Step 3: Fish for Deals

If the simple question doesn’t work, you might have to dig a little. Ask these questions, and chances are you’ll find savings somewhere:

Use their Marketing

“I saw a commercial about some new promotion you guys are offering . . .  what is that?”

It doesn’t matter if you’ve seen a commercial, or an ad in a magazine, or a banner on their website. Or maybe you saw a competitor’s ad and you’re confusing it for theirs. The point is to ask about marketing, and let them tell you what specials are running.

Use their Competitors

“[Competitor name] keeps sending me things in the mail with really good deals. I really don’t want to leave you guys, so is there something you can do to help?”

This is a hot button, and many customer service representatives are trained to offer deals only when a customer is about to jump ship.

Use Favorable Terms

“Is there any discount for pre-payment, or for paying in cash?”

Local vendors especially will gladly offer discounts for favorable payment terms, and if you’ve got the money, you might as well take the savings!

Use Affiliations

“Do you offer discounts for any associations or clubs?”

AAA has saved me more money than I can count. You also want to check whether they offer gift cards for their service at a warehouse club -- I buy restaurant gift cards at Costco at 20% off.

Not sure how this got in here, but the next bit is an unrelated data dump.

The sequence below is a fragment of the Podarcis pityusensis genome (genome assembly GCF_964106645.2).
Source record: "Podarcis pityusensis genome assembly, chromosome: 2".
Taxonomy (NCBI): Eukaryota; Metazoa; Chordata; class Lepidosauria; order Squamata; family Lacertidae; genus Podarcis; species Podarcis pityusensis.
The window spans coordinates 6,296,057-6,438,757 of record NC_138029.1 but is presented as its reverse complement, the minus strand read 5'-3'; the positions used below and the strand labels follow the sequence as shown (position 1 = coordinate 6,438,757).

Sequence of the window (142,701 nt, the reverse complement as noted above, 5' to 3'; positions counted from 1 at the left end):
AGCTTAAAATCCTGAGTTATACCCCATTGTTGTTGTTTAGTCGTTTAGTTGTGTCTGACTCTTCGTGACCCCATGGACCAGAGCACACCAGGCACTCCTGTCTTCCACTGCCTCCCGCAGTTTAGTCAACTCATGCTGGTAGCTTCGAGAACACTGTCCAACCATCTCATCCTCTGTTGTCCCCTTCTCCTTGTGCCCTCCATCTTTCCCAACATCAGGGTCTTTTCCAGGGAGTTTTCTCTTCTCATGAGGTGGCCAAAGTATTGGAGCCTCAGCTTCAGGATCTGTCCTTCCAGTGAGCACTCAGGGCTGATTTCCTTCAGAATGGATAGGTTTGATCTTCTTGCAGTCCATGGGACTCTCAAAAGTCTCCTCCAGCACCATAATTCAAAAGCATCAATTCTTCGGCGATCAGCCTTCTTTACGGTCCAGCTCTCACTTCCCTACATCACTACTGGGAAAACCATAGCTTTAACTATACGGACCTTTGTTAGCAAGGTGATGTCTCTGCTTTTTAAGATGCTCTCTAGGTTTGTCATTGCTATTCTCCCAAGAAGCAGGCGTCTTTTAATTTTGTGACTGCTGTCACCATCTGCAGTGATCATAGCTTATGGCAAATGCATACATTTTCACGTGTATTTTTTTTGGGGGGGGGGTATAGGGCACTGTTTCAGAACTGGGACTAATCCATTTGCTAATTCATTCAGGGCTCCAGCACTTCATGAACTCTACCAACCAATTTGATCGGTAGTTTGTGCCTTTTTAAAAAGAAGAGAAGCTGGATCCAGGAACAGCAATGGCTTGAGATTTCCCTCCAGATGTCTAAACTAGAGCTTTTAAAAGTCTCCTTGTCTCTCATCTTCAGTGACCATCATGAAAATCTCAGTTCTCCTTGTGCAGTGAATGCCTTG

Step 4: If You Don’t Get a Deal, Get Something Else

If a company can’t or won’t provide any sort of discount or new pricing, they might be able to give you something extra for the same price.

Get Free Trials or Upgrades

“Is there anything else you can do for me? Do you offer trials of premium services?”

For instance, almost every time I call DirecTV I end up with a three-month trial of HBO. With local vendors, sometimes employees aren’t authorized to provide discounts, but they can offer some type of upgrade or one-time promotion.

Get Advice

“Do you run specials at any time during the year, so I can call back?”

Many businesses have annual promotions and their representatives will give you all the details on how to take advantage of those deals when the time comes.

Get Time

“Is it possible to move back my bill date to later in the month?”

Pushing back a due date isn’t something you can do often. However, it can effectively give you a couple free weeks of service.

Step 5: If You Get a Deal, Make it Count

This one is big. If you get a discount, or qualify for a new plan or pricing, ask if you can get a credit for the previous month (or previous several months) that the new pricing or promotion was available. This way, you capture every last cent that they’re willing to give you!

These savings can multiply quickly, and will often be applied as credits on your account so that your bills drop dramatically for the next month.

Why Not Try?

Using this process, I spend less than an hour on the phone every few months and walk away with savings or benefits each time. I’ve gotten better internet speed, a cheaper cell phone plan, free shipping, extra channels, credits toward future purchases and thousands of dollars in discounts.

All you have to do is ask.

Your Turn: How much have you been able to save, just by asking?

Chris Ronzio helps business owners organize chaos and get things done so they have more time to do what they love. As a high school student, he founded a nationwide video production business that sold over $2 million in youth sporting event videos. Visit his site for more time-saving tips!